A few days ago, an Alaska citizen AKMuckraker published an article on Huffington Post recounting what happened when he mounted a one-man protest against Palin’s candidacy in Juneau. During the day in which he stood with an anti-Palin sign on the Juneau docks, a crew of sweet, drawling 60-something Southern women came up to chastise him (

They shook their fingers at him, telling him Obama is a socialist, insisting that healthcare “for all” is impossible, that Obama would return us to the days of Jimmy Carter. Their husbands joined them to echo the chastisement.

I know those women. I know what makes them tick. I know their propensity to drawl sweetly to your face and knife you in the back, smiling sweetly all the time.

I also know what drove them into the Republican fold, and what keeps them there: race, pure and simple. White Southerners left the Democratic party in droves after the Civil Rights act of the 1960s, and have stayed in the Republican party, which enticed them with racist promises. Racism is the dirty little secret at the heart of Republican domination of the political life of the U.S. for several decades now.

Religion is merely the icing on the racist cake, for the Southern women who chastised Palin's detractor. Don’t get me wrong: they do believe (or they think they believe) in the subordination of women to men. And they even practice it, if by practicing, we mean that these cooing and drawling women always find methods to get their way while pretending to defer to blustering macho males who only think they are the lords of creation.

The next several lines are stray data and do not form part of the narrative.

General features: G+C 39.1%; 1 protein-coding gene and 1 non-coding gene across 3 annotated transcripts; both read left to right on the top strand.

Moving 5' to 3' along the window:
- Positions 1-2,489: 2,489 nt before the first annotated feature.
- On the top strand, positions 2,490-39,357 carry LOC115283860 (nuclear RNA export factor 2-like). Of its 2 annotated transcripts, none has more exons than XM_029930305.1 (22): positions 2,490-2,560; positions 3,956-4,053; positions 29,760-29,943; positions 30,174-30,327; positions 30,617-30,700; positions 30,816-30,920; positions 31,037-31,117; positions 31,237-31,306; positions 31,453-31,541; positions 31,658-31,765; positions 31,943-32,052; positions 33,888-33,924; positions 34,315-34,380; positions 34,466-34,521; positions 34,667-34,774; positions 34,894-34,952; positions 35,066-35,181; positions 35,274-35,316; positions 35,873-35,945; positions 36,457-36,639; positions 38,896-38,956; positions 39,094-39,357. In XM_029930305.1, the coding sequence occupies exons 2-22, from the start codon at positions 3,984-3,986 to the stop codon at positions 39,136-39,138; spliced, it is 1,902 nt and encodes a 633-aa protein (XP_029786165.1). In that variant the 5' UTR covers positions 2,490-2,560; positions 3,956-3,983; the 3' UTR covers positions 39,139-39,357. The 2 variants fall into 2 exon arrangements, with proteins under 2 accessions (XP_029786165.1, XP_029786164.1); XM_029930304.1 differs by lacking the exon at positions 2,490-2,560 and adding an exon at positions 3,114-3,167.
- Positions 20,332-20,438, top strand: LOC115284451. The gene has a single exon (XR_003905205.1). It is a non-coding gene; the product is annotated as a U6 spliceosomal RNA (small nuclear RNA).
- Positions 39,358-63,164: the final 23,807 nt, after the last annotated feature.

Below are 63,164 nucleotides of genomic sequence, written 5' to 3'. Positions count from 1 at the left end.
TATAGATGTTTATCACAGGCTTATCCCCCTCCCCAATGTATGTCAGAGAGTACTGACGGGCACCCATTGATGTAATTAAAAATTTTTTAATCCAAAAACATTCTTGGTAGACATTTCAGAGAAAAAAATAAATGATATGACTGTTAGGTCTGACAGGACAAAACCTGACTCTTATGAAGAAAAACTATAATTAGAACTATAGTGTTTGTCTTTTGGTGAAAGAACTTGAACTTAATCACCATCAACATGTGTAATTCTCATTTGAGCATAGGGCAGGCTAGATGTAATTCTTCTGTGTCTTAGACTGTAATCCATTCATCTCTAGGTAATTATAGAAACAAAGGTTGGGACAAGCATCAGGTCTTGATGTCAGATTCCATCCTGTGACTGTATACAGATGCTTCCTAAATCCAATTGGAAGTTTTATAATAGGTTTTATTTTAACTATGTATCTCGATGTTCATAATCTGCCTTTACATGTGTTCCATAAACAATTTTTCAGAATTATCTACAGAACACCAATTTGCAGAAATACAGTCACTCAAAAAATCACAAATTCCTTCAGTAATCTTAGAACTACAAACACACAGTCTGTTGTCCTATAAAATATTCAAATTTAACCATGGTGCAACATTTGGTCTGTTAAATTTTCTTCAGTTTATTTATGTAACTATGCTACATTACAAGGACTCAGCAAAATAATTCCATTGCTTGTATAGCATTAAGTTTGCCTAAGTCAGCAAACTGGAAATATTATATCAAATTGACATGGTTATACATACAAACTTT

But in promoting Palin, they’re playing with fire. This is a woman who, I’m afraid, actually believes in that theocratic platform that many evangelical Southern women only like to toy with.

Elect her, and women may find themselves headed back—say a few hundred years or so? Back to a legal situation in which their “very being or legal existence” is “suspended” and “incorporated and consolidated into that of the husband.”

Back to a legal situation, that is, in which a woman does not even exist apart from a man: in which she exists only in and through the man who “covers” her.

Not what you want? Then you’d better start thinking about the consequences—the real, legal consequences—of theocracy. With Sarah Palin in the White House it won’t just be playing anymore. It will be for real. And it may turn out to be fire we’ve been playing with all along.